Credit: Denis Byrne
I arrived at Kevin Doogue's office in Graiguecullen GAA last Thursday afternoon not knowing what to expect from the interview. I don't know why but I had kind of expected a hard Roy Keane-like personality but that couldn't be further from the truth. What I had seen so far from the press box of O’Moore park was a man whose passion for the game seemed more exuberant and entertaining than any “die-hard club man” sitting in the stands. From the moment I stepped in though I saw a more personable kind side of Kevin. A firm handshake and a bottle of Lucozade sport greeted me as I entered. We had a lovely chat that put me at ease before commencing recording. Between the interview and the chat before and after, Kevin gave over an hour of his time and the whole conversation was very enjoyable and insightful.
We first discussed Graiguecullen's two championship games so far. Graiguecullen had two relatively tough opening fixtures against Clonaslee and Stradbally. To their credit, they dispatched both sides and looked very impressive in doing so.
“Yeah, we are in a good enough place. We were good at times, we were poor at times, and we took the foot off the pedal at one stage against Stradbally and let them back into the game. We finished that game fairly strong though. Clonaslee were a decent side, they set up defensively, and they showed against Stradbally the last day that they can mix it with the top teams. They move at pace and are tough to break down. We've had a nice 4 or 5 weeks since, We are going well in training, and we have had some rest as well.”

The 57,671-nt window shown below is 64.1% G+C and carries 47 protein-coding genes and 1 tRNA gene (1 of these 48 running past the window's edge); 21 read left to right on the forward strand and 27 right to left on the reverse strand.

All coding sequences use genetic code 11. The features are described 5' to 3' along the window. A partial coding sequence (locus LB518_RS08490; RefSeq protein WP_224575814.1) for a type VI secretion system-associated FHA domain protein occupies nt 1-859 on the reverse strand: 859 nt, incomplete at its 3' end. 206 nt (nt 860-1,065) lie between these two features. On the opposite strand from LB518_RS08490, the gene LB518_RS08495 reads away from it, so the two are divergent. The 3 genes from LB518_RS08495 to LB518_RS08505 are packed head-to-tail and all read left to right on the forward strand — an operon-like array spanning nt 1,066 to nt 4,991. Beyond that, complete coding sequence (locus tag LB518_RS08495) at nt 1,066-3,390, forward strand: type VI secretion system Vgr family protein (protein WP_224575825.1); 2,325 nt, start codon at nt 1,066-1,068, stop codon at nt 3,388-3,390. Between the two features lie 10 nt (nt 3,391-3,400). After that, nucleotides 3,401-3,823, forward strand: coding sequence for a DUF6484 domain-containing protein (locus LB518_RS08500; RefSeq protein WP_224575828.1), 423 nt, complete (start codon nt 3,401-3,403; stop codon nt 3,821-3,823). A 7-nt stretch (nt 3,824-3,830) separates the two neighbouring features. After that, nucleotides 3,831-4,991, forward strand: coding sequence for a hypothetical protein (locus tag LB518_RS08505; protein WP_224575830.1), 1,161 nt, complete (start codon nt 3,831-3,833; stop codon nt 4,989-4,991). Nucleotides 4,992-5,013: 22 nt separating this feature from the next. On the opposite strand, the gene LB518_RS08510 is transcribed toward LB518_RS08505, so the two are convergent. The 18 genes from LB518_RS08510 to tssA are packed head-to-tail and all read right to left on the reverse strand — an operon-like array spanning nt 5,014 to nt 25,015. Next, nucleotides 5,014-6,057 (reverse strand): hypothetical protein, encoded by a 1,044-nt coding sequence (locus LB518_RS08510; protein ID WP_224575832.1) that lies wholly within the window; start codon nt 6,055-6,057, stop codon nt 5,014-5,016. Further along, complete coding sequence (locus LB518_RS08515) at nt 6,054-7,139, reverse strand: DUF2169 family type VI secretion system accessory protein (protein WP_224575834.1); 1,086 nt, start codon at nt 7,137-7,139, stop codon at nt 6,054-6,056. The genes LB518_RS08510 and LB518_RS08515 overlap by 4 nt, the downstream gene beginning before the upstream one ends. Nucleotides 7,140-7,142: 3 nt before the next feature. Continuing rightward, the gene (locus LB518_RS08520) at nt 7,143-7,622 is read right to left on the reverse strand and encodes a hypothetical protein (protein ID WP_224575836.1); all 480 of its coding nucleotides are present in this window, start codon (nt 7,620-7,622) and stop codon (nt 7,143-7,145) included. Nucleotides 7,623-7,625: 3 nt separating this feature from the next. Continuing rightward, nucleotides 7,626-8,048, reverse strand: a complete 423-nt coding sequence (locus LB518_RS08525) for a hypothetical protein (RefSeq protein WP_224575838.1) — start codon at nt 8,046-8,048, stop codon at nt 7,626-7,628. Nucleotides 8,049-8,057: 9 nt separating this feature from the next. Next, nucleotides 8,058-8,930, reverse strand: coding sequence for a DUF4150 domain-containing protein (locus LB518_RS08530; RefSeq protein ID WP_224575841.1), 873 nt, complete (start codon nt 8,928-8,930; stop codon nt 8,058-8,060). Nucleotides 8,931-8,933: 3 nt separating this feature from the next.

We then looked ahead to the next game against Courtwood. On paper, this game looks to be the best draw that Graiguecullen could have got but Kevin is not taken anything for granted.
“I'm looking forward to the Courtwood game. They gave us some bother in the league, We conceded three goals in thirty minutes that day. We only won by a point in the end. They knocked out Portlaoise last year. We were beaten by Emo last year and we would have been favorites for that game having beaten them the two or three times previous. This is a kind of redemption day for us now. We have been pushing to get back to this stage. We are nice and fresh going into the game this year. Very focused. There will be nothing taken for granted. I know myself watching Courtwood the last they that they will dog it out with us and they are a fit outfit. They will be well set up for the game.”